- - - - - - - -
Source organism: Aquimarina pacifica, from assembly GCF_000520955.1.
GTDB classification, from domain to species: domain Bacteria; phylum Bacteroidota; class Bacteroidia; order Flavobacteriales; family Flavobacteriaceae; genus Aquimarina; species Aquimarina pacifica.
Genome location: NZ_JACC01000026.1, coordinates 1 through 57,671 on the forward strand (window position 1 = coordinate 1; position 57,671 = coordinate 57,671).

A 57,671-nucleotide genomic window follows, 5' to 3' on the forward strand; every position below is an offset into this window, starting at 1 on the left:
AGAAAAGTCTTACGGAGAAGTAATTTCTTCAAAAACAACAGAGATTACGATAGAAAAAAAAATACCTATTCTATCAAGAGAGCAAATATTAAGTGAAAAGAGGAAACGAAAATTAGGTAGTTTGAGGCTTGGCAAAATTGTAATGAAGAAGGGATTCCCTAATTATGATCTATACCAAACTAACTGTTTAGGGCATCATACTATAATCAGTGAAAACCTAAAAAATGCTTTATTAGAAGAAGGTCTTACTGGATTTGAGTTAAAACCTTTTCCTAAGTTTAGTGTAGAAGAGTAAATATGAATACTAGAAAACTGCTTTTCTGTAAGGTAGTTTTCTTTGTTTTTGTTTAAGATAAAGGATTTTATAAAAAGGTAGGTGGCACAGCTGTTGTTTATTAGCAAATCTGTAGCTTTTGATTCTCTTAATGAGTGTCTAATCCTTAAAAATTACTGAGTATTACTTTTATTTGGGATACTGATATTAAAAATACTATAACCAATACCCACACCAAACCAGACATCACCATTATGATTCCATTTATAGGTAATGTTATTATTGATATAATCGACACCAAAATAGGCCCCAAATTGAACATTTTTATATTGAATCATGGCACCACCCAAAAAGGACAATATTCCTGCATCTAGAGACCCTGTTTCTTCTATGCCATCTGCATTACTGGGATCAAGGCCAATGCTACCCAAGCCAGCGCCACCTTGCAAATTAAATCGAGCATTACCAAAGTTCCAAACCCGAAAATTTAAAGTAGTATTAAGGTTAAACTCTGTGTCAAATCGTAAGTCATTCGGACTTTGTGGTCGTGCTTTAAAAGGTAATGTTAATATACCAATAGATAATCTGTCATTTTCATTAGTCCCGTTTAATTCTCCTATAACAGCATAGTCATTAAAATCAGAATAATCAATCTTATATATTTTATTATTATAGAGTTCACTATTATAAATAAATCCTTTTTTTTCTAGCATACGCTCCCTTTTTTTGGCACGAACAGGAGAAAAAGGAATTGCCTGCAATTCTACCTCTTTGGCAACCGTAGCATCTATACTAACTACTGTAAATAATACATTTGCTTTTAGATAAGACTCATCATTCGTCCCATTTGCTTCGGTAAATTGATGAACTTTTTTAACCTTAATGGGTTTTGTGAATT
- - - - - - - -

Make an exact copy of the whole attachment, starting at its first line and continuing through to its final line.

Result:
Source organism: Aquimarina pacifica, from assembly GCF_000520955.1.
GTDB classification, from domain to species: domain Bacteria; phylum Bacteroidota; class Bacteroidia; order Flavobacteriales; family Flavobacteriaceae; genus Aquimarina; species Aquimarina pacifica.
Genome location: NZ_JACC01000026.1, coordinates 1 through 57,671 on the forward strand (window position 1 = coordinate 1; position 57,671 = coordinate 57,671).

A 57,671-nucleotide genomic window follows, 5' to 3' on the forward strand; every position below is an offset into this window, starting at 1 on the left:
AGAAAAGTCTTACGGAGAAGTAATTTCTTCAAAAACAACAGAGATTACGATAGAAAAAAAAATACCTATTCTATCAAGAGAGCAAATATTAAGTGAAAAGAGGAAACGAAAATTAGGTAGTTTGAGGCTTGGCAAAATTGTAATGAAGAAGGGATTCCCTAATTATGATCTATACCAAACTAACTGTTTAGGGCATCATACTATAATCAGTGAAAACCTAAAAAATGCTTTATTAGAAGAAGGTCTTACTGGATTTGAGTTAAAACCTTTTCCTAAGTTTAGTGTAGAAGAGTAAATATGAATACTAGAAAACTGCTTTTCTGTAAGGTAGTTTTCTTTGTTTTTGTTTAAGATAAAGGATTTTATAAAAAGGTAGGTGGCACAGCTGTTGTTTATTAGCAAATCTGTAGCTTTTGATTCTCTTAATGAGTGTCTAATCCTTAAAAATTACTGAGTATTACTTTTATTTGGGATACTGATATTAAAAATACTATAACCAATACCCACACCAAACCAGACATCACCATTATGATTCCATTTATAGGTAATGTTATTATTGATATAATCGACACCAAAATAGGCCCCAAATTGAACATTTTTATATTGAATCATGGCACCACCCAAAAAGGACAATATTCCTGCATCTAGAGACCCTGTTTCTTCTATGCCATCTGCATTACTGGGATCAAGGCCAATGCTACCCAAGCCAGCGCCACCTTGCAAATTAAATCGAGCATTACCAAAGTTCCAAACCCGAAAATTTAAAGTAGTATTAAGGTTAAACTCTGTGTCAAATCGTAAGTCATTCGGACTTTGTGGTCGTGCTTTAAAAGGTAATGTTAATATACCAATAGATAATCTGTCATTTTCATTAGTCCCGTTTAATTCTCCTATAACAGCATAGTCATTAAAATCAGAATAATCAATCTTATATATTTTATTATTATAGAGTTCACTATTATAAATAAATCCTTTTTTTTCTAGCATACGCTCCCTTTTTTTGGCACGAACAGGAGAAAAAGGAATTGCCTGCAATTCTACCTCTTTGGCAACCGTAGCATCTATACTAACTACTGTAAATAATACATTTGCTTTTAGATAAGACTCATCATTCGTCCCATTTGCTTCGGTAAATTGATGAACTTTTTTAACCTTAATGGGTTTTGTGAATT